+Baked potato bar.  A standard for us, even in non-emergency meal situations.  You can either use leftover potatoes or bake some that night, if there’s time. While they take awhile to bake (try a pressure cooker for fast cooking), they take no oversight or work while they’re baking.  Serve the potatoes with classic accompaniments like sour cream, cheese, bacon bits, chives,  and butter.  You can also add whatever else you might have on hand:  chili, Chile, canned or leftover vegetables, canned or leftover mushrooms, salsa, and whatever else strikes you. Try this with sweet potatoes, too!

 

Nachos. Grab some tortilla chips, spread on a baking sheet.  Top with cheese, beans (canned or leftover) and/or available meat, and your favorite spices.  Put into a warm oven and while the meal heats, scour the kitchen for toppings. Green Chile, tomatoes, salsa, sour cream, red onions, cilantro, jalapeños, olives and my personal favorite – sprouts!  Even if you only have a very few to add, nachos are always a hit.

 

The last few items are breakfasts that also make excellent and convenient dinners.
+*Smoothies.  These can be fruity, creamy, green, icy or even savory.  Children can help by chopping or tearing ingredients and then get help running the blender.  Fruits, milks, avocado, coconut, and greens are typical favorites.  You can add whatever you have on hand and add your own favorite nutritional boosts:  protein powder, nuts or nut butters, yogurt, PROBIOTICs, green powders, vitamins, whatever your family finds that works.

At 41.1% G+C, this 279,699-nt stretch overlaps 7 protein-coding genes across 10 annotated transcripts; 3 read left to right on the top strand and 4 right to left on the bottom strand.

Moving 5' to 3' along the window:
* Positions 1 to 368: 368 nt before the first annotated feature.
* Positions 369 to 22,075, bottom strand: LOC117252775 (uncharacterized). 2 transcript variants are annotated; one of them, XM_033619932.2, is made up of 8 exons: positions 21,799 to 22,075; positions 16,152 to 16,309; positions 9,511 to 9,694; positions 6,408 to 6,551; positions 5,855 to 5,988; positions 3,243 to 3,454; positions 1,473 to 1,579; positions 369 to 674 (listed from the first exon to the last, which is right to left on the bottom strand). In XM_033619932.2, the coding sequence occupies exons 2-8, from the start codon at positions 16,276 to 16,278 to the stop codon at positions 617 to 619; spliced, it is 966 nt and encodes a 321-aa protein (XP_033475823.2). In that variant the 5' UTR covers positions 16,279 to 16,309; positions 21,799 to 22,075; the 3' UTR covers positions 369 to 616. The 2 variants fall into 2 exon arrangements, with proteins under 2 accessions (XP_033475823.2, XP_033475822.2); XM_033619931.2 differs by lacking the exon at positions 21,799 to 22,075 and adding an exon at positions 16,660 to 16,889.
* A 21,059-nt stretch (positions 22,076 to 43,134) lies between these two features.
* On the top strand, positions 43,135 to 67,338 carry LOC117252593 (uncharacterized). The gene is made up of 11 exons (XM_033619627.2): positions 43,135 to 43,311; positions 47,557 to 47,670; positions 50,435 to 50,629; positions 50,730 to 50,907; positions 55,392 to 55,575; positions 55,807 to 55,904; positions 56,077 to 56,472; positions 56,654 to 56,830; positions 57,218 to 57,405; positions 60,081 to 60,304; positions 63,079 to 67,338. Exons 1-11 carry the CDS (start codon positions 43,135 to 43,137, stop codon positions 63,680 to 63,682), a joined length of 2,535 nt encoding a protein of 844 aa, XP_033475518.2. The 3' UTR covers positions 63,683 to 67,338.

*”Leftover” omelets. Most families have eggs available, so to those add your leftovers or pantry items and make omelets or hash.  Potatoes, sweet potatoes, root veggies, cheeses, meats, greens, and onions are all great additions.  For extra oomph, top with some of those nacho toppings listed above.

 

*Parfaits.  Yogurt, granola, and berries or fruit can be layered for a fancy effect or just mixed together for a filling dessert-like dinner.

 

I wish you as low-stress a holiday season as possible with good health to carry you through. I hope these fast food meal ideas help you achieve your holiday happiness. Many Blessings!

Whether you want to go full out on a pantry challenge or not, just knowing what’s in your pantry is a great way to save money and eat real food when plans to awry. Check out the Products page for resources that might help you!